Protecting Fairfield’s affordability — and our neighborhoods
by Matt Waggner
Published in the Fairfield Sun, 5/30/2014
As a candidate for state representative, I often hear from our neighbors that while we value making the town more affordable, we also enjoy the personality of our residential neighborhoods as they are — after all, that’s why we chose to live here!
“McMansions” and inappropriate multi-unit complexes — erected over neighborhood objections — are creating anger and disillusionment among Fairfield residents, while the zoning board lacks the power to limit density until much more of our housing can be counted as affordable under state law.
Fortunately, we can rise to the challenge. As local legislators like Kim Fawcett and Jonathan Steinberg work to increase transit-oriented housing development, I’d like to offer another strategy to meet these affordability goals in a way that protects and strengthens our community.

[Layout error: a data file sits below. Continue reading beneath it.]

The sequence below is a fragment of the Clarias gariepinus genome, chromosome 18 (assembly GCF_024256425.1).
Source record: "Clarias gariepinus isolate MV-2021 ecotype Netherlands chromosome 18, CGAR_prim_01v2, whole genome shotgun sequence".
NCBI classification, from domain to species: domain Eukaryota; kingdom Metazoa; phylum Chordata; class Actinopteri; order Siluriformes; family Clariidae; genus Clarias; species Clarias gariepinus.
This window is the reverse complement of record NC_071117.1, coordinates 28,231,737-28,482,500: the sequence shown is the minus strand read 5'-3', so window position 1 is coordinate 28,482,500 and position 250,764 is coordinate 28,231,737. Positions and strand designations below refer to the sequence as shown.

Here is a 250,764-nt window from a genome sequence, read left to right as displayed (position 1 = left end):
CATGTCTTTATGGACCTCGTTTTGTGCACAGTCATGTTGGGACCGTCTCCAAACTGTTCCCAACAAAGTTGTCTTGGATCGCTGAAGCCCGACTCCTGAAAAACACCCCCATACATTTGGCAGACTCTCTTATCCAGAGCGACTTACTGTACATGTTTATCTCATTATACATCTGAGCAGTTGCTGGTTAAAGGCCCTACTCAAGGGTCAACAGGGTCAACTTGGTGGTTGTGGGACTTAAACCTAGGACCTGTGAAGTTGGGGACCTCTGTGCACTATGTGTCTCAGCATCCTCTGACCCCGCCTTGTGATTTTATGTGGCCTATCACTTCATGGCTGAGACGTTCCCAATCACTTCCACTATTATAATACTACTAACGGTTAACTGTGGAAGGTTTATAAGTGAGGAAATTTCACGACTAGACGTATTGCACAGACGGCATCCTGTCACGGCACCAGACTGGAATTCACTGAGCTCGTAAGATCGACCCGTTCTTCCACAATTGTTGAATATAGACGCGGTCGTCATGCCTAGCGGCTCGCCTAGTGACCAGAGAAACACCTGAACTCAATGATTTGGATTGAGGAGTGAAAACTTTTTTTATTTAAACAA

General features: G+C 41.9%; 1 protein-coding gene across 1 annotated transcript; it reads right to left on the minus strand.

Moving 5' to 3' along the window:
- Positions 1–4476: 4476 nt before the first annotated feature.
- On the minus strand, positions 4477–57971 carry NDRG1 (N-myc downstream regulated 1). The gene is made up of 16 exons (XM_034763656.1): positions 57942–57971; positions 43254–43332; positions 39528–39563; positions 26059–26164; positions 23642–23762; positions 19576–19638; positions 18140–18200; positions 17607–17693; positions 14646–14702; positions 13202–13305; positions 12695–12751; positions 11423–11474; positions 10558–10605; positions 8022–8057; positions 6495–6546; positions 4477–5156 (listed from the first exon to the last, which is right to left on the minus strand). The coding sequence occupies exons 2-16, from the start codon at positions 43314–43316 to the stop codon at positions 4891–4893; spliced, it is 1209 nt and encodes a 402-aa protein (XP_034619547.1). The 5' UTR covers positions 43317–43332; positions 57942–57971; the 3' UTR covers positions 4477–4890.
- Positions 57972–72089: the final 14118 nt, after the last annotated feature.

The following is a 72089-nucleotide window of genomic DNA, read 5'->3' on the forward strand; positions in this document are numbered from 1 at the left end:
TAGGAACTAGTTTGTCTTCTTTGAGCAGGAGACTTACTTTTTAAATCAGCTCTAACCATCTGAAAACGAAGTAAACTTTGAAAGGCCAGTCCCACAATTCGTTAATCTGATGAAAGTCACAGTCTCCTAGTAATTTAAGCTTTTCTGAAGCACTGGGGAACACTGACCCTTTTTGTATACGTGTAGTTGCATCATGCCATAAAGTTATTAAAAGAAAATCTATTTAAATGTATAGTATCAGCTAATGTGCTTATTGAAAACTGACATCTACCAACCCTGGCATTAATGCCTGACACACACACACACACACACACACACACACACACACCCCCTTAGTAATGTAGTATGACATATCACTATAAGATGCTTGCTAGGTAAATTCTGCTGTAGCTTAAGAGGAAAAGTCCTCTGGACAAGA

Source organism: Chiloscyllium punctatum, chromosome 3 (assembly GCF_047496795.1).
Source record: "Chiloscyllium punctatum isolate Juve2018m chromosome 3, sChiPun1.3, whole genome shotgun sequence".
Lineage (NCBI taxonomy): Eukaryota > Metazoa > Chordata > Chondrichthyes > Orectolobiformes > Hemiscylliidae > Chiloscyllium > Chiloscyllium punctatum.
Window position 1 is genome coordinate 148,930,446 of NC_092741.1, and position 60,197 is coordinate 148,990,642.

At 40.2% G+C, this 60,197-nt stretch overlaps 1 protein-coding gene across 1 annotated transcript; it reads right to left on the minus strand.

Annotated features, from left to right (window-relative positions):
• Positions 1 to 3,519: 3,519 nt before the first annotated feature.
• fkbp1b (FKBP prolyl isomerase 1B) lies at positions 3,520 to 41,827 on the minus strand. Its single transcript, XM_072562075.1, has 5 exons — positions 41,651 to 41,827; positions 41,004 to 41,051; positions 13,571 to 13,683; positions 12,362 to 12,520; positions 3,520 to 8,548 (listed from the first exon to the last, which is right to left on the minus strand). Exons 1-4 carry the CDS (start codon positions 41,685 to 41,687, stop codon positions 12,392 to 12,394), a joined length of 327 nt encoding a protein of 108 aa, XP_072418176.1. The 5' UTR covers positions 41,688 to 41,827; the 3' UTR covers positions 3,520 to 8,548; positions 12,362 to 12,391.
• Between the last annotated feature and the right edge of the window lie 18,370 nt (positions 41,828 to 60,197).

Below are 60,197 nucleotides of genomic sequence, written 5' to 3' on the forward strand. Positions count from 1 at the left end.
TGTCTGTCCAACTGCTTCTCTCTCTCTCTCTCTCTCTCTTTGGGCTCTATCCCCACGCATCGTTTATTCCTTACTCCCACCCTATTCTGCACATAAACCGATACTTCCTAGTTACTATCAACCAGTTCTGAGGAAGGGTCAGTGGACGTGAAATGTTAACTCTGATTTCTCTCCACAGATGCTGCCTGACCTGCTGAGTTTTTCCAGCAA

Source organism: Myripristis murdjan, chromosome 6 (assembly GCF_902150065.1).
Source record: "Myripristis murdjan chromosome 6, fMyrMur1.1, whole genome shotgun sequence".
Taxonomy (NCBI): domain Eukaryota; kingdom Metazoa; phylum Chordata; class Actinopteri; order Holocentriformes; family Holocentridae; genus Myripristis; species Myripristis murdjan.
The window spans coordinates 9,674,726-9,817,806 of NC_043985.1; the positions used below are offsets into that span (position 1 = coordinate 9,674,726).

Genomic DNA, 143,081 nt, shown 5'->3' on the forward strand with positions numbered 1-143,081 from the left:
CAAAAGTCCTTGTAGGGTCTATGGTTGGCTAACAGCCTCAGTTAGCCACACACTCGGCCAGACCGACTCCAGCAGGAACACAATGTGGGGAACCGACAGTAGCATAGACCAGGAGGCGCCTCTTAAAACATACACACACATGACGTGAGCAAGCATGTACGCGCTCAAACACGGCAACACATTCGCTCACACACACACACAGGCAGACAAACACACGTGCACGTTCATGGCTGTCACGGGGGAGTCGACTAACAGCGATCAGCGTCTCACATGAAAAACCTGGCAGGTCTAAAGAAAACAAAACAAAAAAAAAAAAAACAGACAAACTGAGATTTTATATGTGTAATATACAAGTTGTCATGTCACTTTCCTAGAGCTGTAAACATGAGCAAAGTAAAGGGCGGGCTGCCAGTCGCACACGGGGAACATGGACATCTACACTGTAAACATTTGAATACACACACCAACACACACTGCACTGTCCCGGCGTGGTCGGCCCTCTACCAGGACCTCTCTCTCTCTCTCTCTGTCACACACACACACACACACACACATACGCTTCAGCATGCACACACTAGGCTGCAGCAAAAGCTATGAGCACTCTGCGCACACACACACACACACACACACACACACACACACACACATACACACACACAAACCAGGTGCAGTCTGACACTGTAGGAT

Because current affordable housing laws only affect zoning decisions, we only ask whether a home or an apartment is affordable when it is being built. But, let’s be realistic: a house will seldom be affordable when it’s new. By making affordability a “new house” problem, the policy is mainly used by developers to evade our Town Plan. We need to have “old houses” in our toolbox to make affordability a productive part of our conversation.
As a legislator, I will offer legislation to empower towns like Fairfield to create “Hometown Character Affordable Housing” ordinances, giving us options to meet our affordable housing obligations with already-existing housing stock, and restore the power to fully regulate density to our zoning commissions. Continue reading